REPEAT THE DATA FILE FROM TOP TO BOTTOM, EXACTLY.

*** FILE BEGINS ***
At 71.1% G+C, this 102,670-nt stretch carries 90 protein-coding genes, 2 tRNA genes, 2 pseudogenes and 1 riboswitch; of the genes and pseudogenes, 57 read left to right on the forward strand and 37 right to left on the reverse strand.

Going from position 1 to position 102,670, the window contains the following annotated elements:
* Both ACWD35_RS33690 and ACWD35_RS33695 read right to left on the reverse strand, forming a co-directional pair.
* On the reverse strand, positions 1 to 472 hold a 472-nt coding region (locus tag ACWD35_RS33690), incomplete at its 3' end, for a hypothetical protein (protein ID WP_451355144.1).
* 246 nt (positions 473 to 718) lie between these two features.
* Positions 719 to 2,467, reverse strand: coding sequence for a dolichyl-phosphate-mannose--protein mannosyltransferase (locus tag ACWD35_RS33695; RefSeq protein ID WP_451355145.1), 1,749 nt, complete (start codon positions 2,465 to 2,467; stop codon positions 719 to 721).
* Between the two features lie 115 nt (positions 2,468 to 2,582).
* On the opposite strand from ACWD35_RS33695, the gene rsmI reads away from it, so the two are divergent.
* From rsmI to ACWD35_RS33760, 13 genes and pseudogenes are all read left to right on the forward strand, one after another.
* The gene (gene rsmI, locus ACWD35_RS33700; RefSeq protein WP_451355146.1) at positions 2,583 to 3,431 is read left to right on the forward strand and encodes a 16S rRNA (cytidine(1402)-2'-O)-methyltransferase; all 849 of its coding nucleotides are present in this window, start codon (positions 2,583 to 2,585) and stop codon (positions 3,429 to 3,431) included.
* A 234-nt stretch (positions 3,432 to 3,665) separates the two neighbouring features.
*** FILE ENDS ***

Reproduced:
At 71.1% G+C, this 102,670-nt stretch carries 90 protein-coding genes, 2 tRNA genes, 2 pseudogenes and 1 riboswitch; of the genes and pseudogenes, 57 read left to right on the forward strand and 37 right to left on the reverse strand.

Going from position 1 to position 102,670, the window contains the following annotated elements:
* Both ACWD35_RS33690 and ACWD35_RS33695 read right to left on the reverse strand, forming a co-directional pair.
* On the reverse strand, positions 1 to 472 hold a 472-nt coding region (locus tag ACWD35_RS33690), incomplete at its 3' end, for a hypothetical protein (protein ID WP_451355144.1).
* 246 nt (positions 473 to 718) lie between these two features.
* Positions 719 to 2,467, reverse strand: coding sequence for a dolichyl-phosphate-mannose--protein mannosyltransferase (locus tag ACWD35_RS33695; RefSeq protein ID WP_451355145.1), 1,749 nt, complete (start codon positions 2,465 to 2,467; stop codon positions 719 to 721).
* Between the two features lie 115 nt (positions 2,468 to 2,582).
* On the opposite strand from ACWD35_RS33695, the gene rsmI reads away from it, so the two are divergent.
* From rsmI to ACWD35_RS33760, 13 genes and pseudogenes are all read left to right on the forward strand, one after another.
* The gene (gene rsmI, locus ACWD35_RS33700; RefSeq protein WP_451355146.1) at positions 2,583 to 3,431 is read left to right on the forward strand and encodes a 16S rRNA (cytidine(1402)-2'-O)-methyltransferase; all 849 of its coding nucleotides are present in this window, start codon (positions 2,583 to 2,585) and stop codon (positions 3,429 to 3,431) included.
* A 234-nt stretch (positions 3,432 to 3,665) separates the two neighbouring features.